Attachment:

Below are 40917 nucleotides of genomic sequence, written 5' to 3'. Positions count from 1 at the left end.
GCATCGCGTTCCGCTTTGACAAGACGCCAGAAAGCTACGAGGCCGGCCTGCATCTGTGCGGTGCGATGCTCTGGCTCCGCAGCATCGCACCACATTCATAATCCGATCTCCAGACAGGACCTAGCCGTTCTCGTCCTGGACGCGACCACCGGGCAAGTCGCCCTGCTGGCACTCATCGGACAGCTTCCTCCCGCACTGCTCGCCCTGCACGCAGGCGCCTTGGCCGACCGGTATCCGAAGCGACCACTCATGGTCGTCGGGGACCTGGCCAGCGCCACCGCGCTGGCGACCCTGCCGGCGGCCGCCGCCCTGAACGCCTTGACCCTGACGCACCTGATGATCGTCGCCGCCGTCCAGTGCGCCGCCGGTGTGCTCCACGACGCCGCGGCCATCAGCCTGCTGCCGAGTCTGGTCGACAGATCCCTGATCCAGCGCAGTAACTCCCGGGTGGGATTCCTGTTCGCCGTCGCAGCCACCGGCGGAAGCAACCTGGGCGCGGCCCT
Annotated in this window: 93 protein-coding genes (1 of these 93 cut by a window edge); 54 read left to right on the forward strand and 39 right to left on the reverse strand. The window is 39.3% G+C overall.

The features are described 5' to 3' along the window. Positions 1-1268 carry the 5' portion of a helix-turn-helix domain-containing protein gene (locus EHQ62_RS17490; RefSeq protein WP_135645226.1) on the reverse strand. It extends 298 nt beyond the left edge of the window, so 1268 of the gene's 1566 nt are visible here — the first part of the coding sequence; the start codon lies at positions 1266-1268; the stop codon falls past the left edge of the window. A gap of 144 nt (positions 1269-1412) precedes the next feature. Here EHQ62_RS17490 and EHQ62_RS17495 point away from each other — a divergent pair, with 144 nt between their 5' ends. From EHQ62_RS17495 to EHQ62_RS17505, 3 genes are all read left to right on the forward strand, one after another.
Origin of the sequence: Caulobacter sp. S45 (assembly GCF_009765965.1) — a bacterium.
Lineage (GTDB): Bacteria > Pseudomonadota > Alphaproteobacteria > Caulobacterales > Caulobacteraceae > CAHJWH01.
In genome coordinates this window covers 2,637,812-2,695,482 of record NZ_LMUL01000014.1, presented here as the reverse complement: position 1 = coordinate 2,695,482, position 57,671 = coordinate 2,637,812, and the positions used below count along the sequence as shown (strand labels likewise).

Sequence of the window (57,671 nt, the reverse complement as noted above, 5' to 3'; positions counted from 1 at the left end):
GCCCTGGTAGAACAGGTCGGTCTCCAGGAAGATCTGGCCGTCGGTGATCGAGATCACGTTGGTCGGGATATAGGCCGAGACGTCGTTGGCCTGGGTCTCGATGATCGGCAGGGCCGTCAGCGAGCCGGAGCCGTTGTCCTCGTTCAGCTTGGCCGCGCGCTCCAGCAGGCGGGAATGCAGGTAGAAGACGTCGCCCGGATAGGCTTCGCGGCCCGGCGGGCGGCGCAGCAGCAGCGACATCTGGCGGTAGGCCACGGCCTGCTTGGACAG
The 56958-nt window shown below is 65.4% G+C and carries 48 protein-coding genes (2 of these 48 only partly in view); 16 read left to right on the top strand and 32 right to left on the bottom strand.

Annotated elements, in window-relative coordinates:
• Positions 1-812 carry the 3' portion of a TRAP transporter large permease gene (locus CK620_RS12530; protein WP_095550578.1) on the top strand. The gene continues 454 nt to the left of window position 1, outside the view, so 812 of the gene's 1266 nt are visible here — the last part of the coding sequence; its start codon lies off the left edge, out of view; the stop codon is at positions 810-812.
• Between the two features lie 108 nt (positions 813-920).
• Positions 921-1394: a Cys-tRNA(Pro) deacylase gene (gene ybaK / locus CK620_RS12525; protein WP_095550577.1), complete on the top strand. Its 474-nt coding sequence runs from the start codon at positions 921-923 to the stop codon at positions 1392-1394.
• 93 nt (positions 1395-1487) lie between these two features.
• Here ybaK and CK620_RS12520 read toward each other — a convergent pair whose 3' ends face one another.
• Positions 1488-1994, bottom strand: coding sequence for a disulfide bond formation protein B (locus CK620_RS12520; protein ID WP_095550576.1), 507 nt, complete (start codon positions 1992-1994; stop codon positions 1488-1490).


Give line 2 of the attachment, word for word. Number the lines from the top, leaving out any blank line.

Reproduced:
GCATCGCGTTCCGCTTTGACAAGACGCCAGAAAGCTACGAGGCCGGCCTGCATCTGTGCGGTGCGATGCTCTGGCTCCGCAGCATCGCACCACATTCATAATCCGATCTCCAGACAGGACCTAGCCGTTCTCGTCCTGGACGCGACCACCGGGCAAGTCGCCCTGCTGGCACTCATCGGACAGCTTCCTCCCGCACTGCTCGCCCTGCACGCAGGCGCCTTGGCCGACCGGTATCCGAAGCGACCACTCATGGTCGTCGGGGACCTGGCCAGCGCCACCGCGCTGGCGACCCTGCCGGCGGCCGCCGCCCTGAACGCCTTGACCCTGACGCACCTGATGATCGTCGCCGCCGTCCAGTGCGCCGCCGGTGTGCTCCACGACGCCGCGGCCATCAGCCTGCTGCCGAGTCTGGTCGACAGATCCCTGATCCAGCGCAGTAACTCCCGGGTGGGATTCCTGTTCGCCGTCGCAGCCACCGGCGGAAGCAACCTGGGCGCGGCCCT